In its UK REACH Work Programme, the UK government listed “bisphenols in thermal paper” as one of its priorities for 2022-23[x]. Although not much detail has yet been provided, we know that bisphenols in receipts are due to be reviewed under a Regulatory Management Options Analysis (RMOA) at some point within the next year. Whilst there is no guarantee that the RMOA will result in any restrictions or other changes in bisphenols use, the wording appears to indicate that bisphenols will be considered as a group, rather than the traditional substance-by-substance approach; watch this space!

Another encouraging sign comes from Germany, who has recently published a restriction dossier proposing to restrict BPA as well as any other “bisphenols and bisphenol derivatives with endocrine disrupting properties for the environment[xi]. The proposal not only highlights a crackdown on the bisphenols group, it also demonstrates a shift towards a more holistic and forward-thinking approach to chemical management by opening restrictions to more than one substance at a time.


Latest Evidence

Just in case we needed a reminder as to why effective chemical legislation is so important, 2022 has also produced yet more evidence on the widespread uses of bisphenols and their potentially harmful impacts on our health and environment.

A new report by IPEN released in February this year highlighted the on-going presence of BPA in baby bottles[xii]. The study collected baby bottles from 8 countries; Bangladesh, Bhutan, China, Indonesia, Malaysia, Russia, Sri Lanka, and Tanzania, and found BPA to be present in 78% of the 98 products tested. Alarmingly, 61% of samples were found to be mislabelled as BPA-free, raising concerns of continued use or potential contamination of recycling streams.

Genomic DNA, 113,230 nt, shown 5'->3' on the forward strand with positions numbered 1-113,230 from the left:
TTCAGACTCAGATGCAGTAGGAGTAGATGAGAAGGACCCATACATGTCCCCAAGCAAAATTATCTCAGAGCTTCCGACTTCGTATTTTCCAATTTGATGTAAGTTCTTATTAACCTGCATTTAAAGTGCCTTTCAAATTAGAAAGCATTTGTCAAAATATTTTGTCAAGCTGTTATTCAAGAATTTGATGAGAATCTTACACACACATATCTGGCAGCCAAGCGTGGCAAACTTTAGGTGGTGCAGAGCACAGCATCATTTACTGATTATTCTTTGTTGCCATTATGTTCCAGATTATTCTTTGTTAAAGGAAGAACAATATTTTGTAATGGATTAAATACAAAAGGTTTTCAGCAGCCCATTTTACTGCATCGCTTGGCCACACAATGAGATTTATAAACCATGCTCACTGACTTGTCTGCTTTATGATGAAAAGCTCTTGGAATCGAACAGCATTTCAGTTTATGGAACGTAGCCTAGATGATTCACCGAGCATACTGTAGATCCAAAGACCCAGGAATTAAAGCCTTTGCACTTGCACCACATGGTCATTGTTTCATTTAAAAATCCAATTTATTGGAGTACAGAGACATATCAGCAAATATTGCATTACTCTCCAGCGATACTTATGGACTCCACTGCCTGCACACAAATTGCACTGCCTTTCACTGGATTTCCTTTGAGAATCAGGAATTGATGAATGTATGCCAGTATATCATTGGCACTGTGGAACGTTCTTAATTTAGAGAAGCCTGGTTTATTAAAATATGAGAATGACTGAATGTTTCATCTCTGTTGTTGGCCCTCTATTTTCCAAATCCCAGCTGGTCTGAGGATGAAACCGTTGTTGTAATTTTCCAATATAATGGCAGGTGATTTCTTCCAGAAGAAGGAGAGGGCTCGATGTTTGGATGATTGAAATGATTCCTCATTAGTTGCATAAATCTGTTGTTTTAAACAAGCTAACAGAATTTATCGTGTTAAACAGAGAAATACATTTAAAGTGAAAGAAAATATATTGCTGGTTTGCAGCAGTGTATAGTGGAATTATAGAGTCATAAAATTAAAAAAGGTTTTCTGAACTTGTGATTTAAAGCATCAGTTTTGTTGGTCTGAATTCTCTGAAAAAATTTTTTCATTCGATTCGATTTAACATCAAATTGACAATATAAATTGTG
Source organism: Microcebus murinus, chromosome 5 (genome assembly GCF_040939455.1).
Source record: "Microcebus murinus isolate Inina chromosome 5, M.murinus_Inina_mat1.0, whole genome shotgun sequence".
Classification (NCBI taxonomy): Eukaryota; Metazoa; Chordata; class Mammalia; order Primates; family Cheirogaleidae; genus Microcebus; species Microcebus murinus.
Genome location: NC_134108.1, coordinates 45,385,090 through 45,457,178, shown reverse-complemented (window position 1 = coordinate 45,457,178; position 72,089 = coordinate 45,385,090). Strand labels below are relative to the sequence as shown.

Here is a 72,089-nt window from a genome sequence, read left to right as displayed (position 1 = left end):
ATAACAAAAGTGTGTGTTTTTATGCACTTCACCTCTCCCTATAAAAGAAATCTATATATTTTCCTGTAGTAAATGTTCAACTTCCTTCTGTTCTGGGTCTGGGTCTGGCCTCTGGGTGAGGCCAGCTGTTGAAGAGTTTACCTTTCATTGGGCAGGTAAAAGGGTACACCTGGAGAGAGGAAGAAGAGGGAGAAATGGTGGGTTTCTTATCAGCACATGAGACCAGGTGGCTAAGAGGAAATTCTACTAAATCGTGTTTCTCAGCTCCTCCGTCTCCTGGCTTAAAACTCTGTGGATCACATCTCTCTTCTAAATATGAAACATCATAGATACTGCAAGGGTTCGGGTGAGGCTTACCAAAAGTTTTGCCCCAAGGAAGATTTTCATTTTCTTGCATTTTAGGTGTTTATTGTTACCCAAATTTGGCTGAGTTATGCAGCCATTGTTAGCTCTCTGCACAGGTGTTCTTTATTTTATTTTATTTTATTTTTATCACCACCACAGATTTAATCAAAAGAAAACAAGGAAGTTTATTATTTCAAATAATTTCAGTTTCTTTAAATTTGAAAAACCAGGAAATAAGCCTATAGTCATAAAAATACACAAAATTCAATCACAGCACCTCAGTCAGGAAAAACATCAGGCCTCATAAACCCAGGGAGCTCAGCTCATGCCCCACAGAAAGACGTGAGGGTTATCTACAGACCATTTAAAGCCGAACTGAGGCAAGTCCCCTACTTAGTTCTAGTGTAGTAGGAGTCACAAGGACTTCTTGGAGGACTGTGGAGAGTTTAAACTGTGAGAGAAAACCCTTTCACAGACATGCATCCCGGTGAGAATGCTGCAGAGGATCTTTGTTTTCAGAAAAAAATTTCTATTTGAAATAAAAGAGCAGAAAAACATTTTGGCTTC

In May the EU’s human biomonitoring project, HBM4EU, announced that all adults tested were found to be exposed to at least low levels of BPA, and half the adults tested were also exposed to BPS and Bisphenol-F (BPF)[xiii]. Using computational tools, researchers were able to draw links between BPS exposure and obesity, as well as BPF and “an adverse outcome pathway for thyroid cancer”. A later study published in October also drew connections between BPA exposure and increased risks of thyroid cancer[xiv].

Most recently, a review paper published in December this year discusses how BPA pollution reaches our ground water sources[xv]. The review explains how pollution originating from human activity, including production, use and disposal of goods, now flows through wastewater, sewage sludge and landfill leachate into our groundwater reservoirs. Despite efforts to treat wastewater, not all BPA can be effectively removed. This allows BPA to accumulate in sewage sludge, which is then spread over fields and forests for its high nutrient content, unintentionally spreading BPA pollution throughout our environment.